ABSD - Frequently Asked Questions
Frequently Asked Questions
Below is a list of frequently asked questions and answers. Click on a question to view the answer. If you have any further questions, please call the Woolley Center main office at (541) 440-4603. Or, you can view UCC's FAQ page here, where you might find answers to other questions you may have.
Also, don't forget to visit our Resources page, where you find links to websites with valuable information.
1. How can I get help filling out all the paperwork I need to fill out to start college?
2. How am I going to pay for college?
3. Do I have to be a straight “A” student to receive scholarships?
4. How do I get a free term at UCC?
5. Can I work and go to school at the same time?
6. How quickly can I finish a program to start making money to support my family?
7. Will the college help me find a job when I am done?
8. What if I don’t know what I want to study?
9. What is a career pathway and career pathway certificate? Why might following a pathway be a good option for me?
10. What is the COMPASS placement test? Is it something I can fail?
11. What does it mean to take developmental education classes?
The student services coordinator at the H. Woolley Center can help you determine what you’ll need to fill out to be admitted to UCC. In addition, each quarter, ABSD offers three workshops: one on the admissions process, one on filling out the FAFSA and one on the placement test. Attending one or more of these can help you get on the right path. The UCC website also has a great page that will take you step by step through the process of getting started (http://www.umpqua.edu/prospective-students/getting-started-at-ucc)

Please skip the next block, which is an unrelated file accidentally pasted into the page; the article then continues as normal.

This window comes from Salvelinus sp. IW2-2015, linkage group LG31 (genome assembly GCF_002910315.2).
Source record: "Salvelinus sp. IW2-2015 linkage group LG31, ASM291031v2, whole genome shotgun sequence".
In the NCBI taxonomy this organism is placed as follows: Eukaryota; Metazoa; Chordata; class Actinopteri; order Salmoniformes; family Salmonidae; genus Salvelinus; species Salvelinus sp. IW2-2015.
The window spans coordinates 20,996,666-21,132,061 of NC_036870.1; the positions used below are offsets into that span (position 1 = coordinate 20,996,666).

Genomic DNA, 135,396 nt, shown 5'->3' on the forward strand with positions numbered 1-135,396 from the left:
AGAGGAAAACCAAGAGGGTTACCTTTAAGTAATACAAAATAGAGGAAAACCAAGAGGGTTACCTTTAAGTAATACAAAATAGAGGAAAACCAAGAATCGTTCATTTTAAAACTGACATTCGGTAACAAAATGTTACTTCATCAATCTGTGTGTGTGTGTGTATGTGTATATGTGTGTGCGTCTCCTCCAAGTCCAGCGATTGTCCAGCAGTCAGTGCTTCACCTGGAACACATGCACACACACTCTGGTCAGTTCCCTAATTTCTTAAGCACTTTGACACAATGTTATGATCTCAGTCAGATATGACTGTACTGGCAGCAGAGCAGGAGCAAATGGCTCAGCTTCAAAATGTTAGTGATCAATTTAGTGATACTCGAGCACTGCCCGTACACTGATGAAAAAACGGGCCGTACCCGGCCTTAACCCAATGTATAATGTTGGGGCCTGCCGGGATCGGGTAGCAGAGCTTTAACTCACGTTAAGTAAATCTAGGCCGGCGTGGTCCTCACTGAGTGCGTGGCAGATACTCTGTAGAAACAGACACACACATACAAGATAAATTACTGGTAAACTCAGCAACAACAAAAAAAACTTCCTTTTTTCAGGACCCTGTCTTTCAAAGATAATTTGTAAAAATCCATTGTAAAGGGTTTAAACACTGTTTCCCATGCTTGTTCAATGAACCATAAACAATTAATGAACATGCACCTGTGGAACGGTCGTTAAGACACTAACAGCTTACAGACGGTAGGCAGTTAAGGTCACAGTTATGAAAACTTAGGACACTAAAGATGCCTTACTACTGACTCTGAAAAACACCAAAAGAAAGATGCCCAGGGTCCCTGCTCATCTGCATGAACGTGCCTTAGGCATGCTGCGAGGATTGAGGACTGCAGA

Many students finance their college education through a combination of grants, loans, scholarships and payments. The first step in finding out your financial aid eligibility is to complete the FAFSA (Free Application for Federal Student Aid). You can get assistance in filling out the FAFSA through free workshops offered through ABSD, through the student services coordinator at the H. Woolley Center, and through the financial aid office at UCC.
No! Not all scholarships are based on GPA or grades. You can find scholarships available to you based on all sorts of other criteria, from being the first in your family to attend college to being a single parent. A good place to start your search for scholarships is with the financial aid office at UCC. The student services coordinator at H. Woolley Center can also help.